Getting Started
Forming your LLC is relatively simple and will often entail five major parts.

First, select the state in which you would like to form your business.

Second, give your LLC a name.

Third, select a registered agent to work with.
A registered agent is a business or person who will send and receive legal documents on behalf of your LLC. In most cases, depending on your state, you are required to select one. We offer those services in all 50 states (enter hyper link for registered agent service)

Fourth, file and submit the incorporation documents for your state often known as Articles of organization.
An article of organization is the legal document filed with the state to form the LLC. It details general information about your LLC: name, purpose, and information about your registered agent.

Last, form an Operating Agreement.
An operating agreement is a legal document that outlines details about ownership, operation, membership and management.

Professional & Series LLC’s

Outside of domestic and foreign LLC’s, there are two other types of LLC’s: Professional and Series.

Professional LLC’s are aimed toward providing a professional service (ie. legal or medical). In order to be created, a professional LLC must include members who hold necessary licensure, certification or qualifications. In the case of malpractice, personal liability has no limitations.

Series LLC’s are more particular in how they are structured. A “parent” LLC gives limited liability protection to a series of businesses or “child” entities. This also means each business within this series is exempt from liabilities of other “child” businesses. This kind of business is currently only recognized in seventeen states:
Alabama, Delaware, Illinois, Indiana, Iowa, Kansas, Minnesota, Missouri, Montana, Nevada, North Dakota, Oklahoma, Texas, Utah, Wisconsin and Washington D.C.


Costs involved with forming an LLC varies depending on the state. A good ballpark estimate is between $50 and $500. In order to maintain your LLC, it averages around $100 per year. There may be more costs involved should you consult with a lawyer or professional. Please note: you don’t need a lawyer to form an LLC, this is optional.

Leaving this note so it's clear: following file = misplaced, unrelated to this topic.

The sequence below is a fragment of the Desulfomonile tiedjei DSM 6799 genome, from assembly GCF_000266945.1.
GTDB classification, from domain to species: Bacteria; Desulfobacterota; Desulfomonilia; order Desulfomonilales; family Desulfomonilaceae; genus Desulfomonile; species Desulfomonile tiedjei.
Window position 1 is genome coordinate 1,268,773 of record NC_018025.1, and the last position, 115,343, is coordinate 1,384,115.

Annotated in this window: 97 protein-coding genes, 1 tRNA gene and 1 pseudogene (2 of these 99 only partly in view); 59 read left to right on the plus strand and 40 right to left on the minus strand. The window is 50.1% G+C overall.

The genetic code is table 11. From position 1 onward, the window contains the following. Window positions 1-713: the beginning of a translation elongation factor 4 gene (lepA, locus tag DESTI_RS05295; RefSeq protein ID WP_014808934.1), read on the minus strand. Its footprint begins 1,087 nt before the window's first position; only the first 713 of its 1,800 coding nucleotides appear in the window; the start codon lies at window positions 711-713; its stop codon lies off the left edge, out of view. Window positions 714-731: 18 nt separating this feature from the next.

Generally, processing time for an LLC can take about two or three weeks once the state receives proper documentation. Some stays may even offer same-day or express formation for an additional fee.

Other Considerations

Profits made by the LLC go to its members. Members will then pay taxes on their share of any earnings via their individual tax returns. LLC’s with multiple members will file an earnings report annually to the IRS via form 1065.There are also state level taxes to consider.

Franchise Tax
Depending on the state, this can take the form of an annual fee or percentage of annual earnings.

Unemployment Tax & Income Withholding Tax

If the LLC has employees, registering for Unemployment Insurance Tax and Income Withholding Tax is necessary.

Sales Tax

All taxable goods and services offered by the LLC require the business to apply for a seller’s permit and collect sales tax for the state.


LLC’s do not have shareholders. They also are not able to sell shares via the stock market. The LLC is owned by its members. If there are multiple members, information about how earnings will be divided should be outlined in the Operating Agreement.

LLC Member Payment

This all depends on how it is taxed, the number of members and profit sharing/sweat equity agreements. This can be done via:

  1. Via an individual tax return as a distribution.
  2. A salary and distribution (as an S corporation).

Still have questions? Ask Us!